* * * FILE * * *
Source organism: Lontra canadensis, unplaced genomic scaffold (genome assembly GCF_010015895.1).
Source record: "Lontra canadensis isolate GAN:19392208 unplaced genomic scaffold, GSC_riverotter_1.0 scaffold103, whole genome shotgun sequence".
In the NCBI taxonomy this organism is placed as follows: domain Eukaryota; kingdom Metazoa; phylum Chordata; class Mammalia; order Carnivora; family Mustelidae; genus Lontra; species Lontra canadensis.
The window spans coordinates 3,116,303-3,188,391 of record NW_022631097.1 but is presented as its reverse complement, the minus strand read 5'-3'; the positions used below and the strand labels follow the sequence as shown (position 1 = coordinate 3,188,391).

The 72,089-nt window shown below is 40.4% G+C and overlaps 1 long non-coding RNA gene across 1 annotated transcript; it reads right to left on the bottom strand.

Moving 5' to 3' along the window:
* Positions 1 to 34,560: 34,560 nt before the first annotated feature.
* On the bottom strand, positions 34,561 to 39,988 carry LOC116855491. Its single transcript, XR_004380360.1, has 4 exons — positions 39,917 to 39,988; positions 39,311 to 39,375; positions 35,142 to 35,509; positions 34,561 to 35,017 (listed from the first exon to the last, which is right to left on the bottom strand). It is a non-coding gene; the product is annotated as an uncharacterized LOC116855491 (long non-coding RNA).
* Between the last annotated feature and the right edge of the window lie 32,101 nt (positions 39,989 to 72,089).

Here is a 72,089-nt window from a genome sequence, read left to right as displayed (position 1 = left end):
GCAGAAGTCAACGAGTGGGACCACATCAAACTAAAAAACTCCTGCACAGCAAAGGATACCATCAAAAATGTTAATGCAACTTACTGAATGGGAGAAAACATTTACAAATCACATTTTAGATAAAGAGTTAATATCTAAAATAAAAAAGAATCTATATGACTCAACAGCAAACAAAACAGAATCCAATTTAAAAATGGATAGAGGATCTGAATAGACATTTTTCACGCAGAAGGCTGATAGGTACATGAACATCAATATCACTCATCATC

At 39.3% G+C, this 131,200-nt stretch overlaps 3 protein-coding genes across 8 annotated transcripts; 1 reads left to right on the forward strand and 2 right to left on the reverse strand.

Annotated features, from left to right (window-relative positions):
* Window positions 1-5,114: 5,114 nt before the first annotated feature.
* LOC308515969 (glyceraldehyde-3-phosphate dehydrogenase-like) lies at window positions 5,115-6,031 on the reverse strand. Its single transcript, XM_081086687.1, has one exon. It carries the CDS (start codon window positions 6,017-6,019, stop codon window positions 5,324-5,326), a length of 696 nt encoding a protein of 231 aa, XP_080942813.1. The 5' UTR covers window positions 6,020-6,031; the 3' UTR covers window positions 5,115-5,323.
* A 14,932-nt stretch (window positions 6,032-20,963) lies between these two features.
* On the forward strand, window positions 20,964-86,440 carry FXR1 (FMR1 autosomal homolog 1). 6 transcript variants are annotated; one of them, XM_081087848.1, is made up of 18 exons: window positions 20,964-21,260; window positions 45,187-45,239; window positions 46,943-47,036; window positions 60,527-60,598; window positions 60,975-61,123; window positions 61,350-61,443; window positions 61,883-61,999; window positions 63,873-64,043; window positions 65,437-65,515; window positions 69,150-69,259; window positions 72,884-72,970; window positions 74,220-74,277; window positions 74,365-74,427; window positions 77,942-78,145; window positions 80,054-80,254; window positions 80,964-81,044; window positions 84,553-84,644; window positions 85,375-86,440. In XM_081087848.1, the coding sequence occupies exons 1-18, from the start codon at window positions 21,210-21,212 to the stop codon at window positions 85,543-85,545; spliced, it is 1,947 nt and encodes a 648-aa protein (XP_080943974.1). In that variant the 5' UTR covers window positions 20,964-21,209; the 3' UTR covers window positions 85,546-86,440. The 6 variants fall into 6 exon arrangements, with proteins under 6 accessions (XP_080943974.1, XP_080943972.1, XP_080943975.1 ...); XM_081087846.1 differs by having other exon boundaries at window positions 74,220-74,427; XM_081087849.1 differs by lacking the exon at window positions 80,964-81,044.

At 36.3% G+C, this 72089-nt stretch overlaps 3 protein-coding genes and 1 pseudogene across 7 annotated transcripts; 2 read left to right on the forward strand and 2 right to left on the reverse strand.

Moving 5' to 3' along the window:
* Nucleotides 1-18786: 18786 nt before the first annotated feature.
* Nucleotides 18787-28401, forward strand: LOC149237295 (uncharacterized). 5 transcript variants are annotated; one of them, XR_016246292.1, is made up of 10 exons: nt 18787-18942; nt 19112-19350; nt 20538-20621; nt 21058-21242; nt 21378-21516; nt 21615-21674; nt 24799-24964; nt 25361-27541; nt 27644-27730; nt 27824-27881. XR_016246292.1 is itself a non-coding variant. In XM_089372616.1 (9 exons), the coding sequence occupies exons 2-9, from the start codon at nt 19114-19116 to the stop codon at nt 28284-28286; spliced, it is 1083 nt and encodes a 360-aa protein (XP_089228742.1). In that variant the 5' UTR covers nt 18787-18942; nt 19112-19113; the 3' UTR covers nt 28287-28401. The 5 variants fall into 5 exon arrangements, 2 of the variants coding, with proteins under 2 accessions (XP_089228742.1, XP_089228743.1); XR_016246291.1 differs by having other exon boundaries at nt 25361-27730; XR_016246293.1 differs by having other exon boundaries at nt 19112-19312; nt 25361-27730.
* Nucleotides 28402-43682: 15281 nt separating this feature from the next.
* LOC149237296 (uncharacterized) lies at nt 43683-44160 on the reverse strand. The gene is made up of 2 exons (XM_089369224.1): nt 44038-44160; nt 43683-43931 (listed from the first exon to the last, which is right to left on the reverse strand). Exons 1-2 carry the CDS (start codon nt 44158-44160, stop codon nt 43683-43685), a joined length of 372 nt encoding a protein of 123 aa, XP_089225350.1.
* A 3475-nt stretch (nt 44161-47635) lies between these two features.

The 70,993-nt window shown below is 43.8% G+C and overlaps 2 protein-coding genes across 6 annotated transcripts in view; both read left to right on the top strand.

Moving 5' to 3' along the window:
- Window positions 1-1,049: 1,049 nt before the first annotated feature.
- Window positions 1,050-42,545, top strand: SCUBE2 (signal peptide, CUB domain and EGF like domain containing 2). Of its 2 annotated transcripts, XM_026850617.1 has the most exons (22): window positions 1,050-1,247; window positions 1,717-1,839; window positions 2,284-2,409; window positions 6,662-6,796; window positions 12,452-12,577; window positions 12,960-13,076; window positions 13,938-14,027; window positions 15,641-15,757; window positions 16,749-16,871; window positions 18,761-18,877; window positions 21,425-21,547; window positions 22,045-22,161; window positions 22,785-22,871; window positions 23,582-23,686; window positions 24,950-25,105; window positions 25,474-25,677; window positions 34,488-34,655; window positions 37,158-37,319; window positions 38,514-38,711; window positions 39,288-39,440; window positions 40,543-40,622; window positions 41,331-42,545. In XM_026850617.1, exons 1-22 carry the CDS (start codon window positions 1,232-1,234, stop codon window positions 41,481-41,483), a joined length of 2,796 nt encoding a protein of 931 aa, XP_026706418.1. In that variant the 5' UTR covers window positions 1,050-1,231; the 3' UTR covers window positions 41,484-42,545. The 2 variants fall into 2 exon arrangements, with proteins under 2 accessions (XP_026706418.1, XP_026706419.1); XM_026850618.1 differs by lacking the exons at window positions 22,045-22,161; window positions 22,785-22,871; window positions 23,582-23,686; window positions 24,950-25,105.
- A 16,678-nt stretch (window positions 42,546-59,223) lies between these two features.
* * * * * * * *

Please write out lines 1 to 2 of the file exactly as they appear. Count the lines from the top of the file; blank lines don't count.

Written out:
Source organism: Lontra canadensis, unplaced genomic scaffold (genome assembly GCF_010015895.1).
Source record: "Lontra canadensis isolate GAN:19392208 unplaced genomic scaffold, GSC_riverotter_1.0 scaffold103, whole genome shotgun sequence".